Chelsea defeated Aston Villa 8-0 last season but this is unlikely to be a repeat of that score line, with Paul Lambert's young side finding cohesion and form in the second half of the season.
In that fixture, the keen tactician was experimenting with a 3-5-2 that gave Chelsea's full-backs freedom down the flanks. With no direct opponent, Cesar Azpilicueta was free to move forward unmarked and send in a superb cross for the opening goal: Fernando Torres's fine header.
However, he has since switched to a more orthodox 4-3-3/4-2-3-1 formation, although he has kept with roughly the same midfield trio that featured in that heavy defeat. Ashley Westwood sits the deepest and can hit clever, incisive passes, protected by the energetic pairing of Fabian Delph and Karim El Ahmadi. The latter was particularly impressive against Arsenal with his drive from midfield positions, and motored forward with power to support Aston Villa's attacks. Villa's midfield is more combative than Hull's and should cope better with the overload of playmakers into left-of-centre playmaking positions.
In this regard, Villa's right-sided centre-back is of interest, considering how Jose Mourinho instructed Torres to make runs towards the ball, as to drag away defenders and open up space in behind. The theory explains the club's exaggerated pursuit of Wayne Rooney, although the Portuguese has suggested "it is something he will work on with the current players."
Therefore, it will be intriguing to see if Ron Vlaar is dragged up-field. He already tends to try and stick tight to his man when marking, so a deliberate strategy from Demba Ba or Romelu Lukaku to try and move him out of position and thus create space in behind for the likes of Andre Schurrle and Eden Hazard might be successful.
Villa's defence also appears vulnerable in other areas, particularly with simple positional mistakes: Matthew Lowton and Nathan Baker improved as last season wore on and should start here, but left-back Joe Bennett has been replaced by new signing Antonio Luna. The former Sevilla defender impressed in his debut with a goal, but also provided fine service for Christian Benteke with a number of dangerous crosses from wide positions, frequently overlapping past Gabriel Agbonlahor. Therefore, the identity of Chelsea's right-winger is important: they must be defensively disciplined to track Luna into their own half (so a start for Victor Moses isn't improbable).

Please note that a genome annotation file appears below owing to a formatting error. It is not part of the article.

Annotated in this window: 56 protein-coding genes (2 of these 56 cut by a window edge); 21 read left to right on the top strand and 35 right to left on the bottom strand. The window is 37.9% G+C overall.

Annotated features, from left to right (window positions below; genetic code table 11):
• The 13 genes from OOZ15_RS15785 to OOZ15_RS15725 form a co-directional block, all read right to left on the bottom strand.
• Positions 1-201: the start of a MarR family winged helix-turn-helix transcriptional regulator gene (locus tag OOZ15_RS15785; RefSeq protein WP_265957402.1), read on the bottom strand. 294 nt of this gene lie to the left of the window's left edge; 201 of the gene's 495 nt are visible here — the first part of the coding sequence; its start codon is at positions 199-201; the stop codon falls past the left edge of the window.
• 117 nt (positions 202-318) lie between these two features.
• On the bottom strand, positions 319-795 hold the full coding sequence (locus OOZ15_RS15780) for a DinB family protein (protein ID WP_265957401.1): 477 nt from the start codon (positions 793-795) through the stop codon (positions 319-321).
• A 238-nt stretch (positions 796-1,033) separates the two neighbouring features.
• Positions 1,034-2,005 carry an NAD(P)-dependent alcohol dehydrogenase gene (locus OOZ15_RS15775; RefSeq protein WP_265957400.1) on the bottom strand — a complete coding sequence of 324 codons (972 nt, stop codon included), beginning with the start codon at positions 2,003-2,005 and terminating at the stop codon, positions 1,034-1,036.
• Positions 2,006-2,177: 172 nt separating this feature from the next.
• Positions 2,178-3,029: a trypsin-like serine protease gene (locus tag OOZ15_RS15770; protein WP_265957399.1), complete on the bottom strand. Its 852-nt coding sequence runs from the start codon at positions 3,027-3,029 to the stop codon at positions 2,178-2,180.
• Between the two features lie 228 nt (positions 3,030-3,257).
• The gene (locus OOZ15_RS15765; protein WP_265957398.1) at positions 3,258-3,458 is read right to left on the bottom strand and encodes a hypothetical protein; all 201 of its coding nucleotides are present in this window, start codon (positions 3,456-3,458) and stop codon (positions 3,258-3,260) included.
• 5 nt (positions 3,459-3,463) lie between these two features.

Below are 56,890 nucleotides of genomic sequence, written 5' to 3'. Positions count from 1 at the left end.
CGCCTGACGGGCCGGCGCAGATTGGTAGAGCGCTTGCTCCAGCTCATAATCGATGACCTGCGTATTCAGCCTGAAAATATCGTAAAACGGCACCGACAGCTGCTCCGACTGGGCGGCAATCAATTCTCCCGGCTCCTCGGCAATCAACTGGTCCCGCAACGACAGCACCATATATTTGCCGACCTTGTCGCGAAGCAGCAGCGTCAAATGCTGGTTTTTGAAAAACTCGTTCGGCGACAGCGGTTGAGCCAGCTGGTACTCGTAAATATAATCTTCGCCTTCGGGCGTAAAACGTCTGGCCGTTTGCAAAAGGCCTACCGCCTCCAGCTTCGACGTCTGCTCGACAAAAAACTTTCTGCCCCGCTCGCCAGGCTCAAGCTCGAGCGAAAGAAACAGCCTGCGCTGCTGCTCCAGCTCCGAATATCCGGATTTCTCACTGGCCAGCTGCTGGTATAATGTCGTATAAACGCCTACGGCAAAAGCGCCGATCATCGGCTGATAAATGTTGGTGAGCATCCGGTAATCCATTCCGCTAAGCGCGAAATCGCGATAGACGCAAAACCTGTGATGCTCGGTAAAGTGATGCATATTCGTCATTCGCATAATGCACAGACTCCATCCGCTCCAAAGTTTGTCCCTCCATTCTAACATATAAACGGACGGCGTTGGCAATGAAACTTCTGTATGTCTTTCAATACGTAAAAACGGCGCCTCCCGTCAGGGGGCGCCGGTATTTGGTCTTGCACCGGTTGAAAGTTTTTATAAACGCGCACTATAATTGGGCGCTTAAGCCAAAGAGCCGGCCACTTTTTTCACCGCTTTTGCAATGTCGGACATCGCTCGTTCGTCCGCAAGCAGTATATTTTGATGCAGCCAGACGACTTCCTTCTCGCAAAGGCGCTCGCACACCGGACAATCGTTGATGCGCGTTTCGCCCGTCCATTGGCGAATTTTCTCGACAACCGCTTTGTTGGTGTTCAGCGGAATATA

That adds an extra element to Villa's strategy - broadly speaking, they'll sit deep before breaking quickly down the flanks. Andreas Weimann and Agbonlahor track back diligently, before breaking forward quickly into the penalty box at transitions - although with Ashley Cole and Branislav Ivanovic staying in relatively conservative positions against Hull, they might not enjoy the same sort of freedom that they did on Saturday against Arsenal.
However, there is still the all-round threat of Benteke, who soared to fame last season with an impressive 19 goals in his debut season. He offers not only an obvious physical presence, but also clever technical skills and an underappreciated ability to make clever runs towards the channels. He will look to occupy the two central defenders, and thus try and open up space between the full-back and centre-back - the zone into which Agbonlahor and Weimann time their runs.
It was this movement that caused Per Mertesacker and Laurent Koscielny great consternation on the weekend, earning the latter a red card. There is the concern that Gary Cahill and John Terry might not cope with Villa's pace on the break.